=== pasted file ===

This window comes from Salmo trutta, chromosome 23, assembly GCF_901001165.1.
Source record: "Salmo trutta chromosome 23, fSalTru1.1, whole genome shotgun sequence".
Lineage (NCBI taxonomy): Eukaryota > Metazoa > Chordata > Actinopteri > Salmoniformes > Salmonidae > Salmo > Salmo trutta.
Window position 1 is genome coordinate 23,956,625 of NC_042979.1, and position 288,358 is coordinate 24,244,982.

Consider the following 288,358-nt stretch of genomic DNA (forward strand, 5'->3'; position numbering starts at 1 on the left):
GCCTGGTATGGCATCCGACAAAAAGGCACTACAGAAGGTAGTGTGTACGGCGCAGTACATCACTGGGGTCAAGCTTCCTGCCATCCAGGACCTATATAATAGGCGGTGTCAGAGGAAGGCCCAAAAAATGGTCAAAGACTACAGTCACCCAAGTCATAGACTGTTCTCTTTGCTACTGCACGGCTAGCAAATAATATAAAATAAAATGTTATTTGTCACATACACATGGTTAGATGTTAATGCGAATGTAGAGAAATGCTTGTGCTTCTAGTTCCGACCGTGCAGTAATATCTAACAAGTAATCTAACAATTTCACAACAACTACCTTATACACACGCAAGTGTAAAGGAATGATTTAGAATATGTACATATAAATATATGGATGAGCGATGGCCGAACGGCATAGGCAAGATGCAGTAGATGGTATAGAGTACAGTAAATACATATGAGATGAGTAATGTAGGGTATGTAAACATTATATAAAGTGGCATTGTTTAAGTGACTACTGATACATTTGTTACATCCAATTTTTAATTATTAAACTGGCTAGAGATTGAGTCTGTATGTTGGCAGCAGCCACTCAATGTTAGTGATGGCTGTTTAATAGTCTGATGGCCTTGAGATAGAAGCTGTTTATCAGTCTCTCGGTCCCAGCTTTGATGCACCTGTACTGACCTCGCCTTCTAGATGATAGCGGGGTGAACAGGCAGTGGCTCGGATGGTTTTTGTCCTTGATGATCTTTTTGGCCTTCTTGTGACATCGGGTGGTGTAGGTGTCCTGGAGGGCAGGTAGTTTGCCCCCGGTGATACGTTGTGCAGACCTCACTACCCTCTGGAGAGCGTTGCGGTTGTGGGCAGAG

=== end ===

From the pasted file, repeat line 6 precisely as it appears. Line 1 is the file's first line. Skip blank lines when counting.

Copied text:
GCCTGGTATGGCATCCGACAAAAAGGCACTACAGAAGGTAGTGTGTACGGCGCAGTACATCACTGGGGTCAAGCTTCCTGCCATCCAGGACCTATATAATAGGCGGTGTCAGAGGAAGGCCCAAAAAATGGTCAAAGACTACAGTCACCCAAGTCATAGACTGTTCTCTTTGCTACTGCACGGCTAGCAAATAATATAAAATAAAATGTTATTTGTCACATACACATGGTTAGATGTTAATGCGAATGTAGAGAAATGCTTGTGCTTCTAGTTCCGACCGTGCAGTAATATCTAACAAGTAATCTAACAATTTCACAACAACTACCTTATACACACGCAAGTGTAAAGGAATGATTTAGAATATGTACATATAAATATATGGATGAGCGATGGCCGAACGGCATAGGCAAGATGCAGTAGATGGTATAGAGTACAGTAAATACATATGAGATGAGTAATGTAGGGTATGTAAACATTATATAAAGTGGCATTGTTTAAGTGACTACTGATACATTTGTTACATCCAATTTTTAATTATTAAACTGGCTAGAGATTGAGTCTGTATGTTGGCAGCAGCCACTCAATGTTAGTGATGGCTGTTTAATAGTCTGATGGCCTTGAGATAGAAGCTGTTTATCAGTCTCTCGGTCCCAGCTTTGATGCACCTGTACTGACCTCGCCTTCTAGATGATAGCGGGGTGAACAGGCAGTGGCTCGGATGGTTTTTGTCCTTGATGATCTTTTTGGCCTTCTTGTGACATCGGGTGGTGTAGGTGTCCTGGAGGGCAGGTAGTTTGCCCCCGGTGATACGTTGTGCAGACCTCACTACCCTCTGGAGAGCGTTGCGGTTGTGGGCAGAG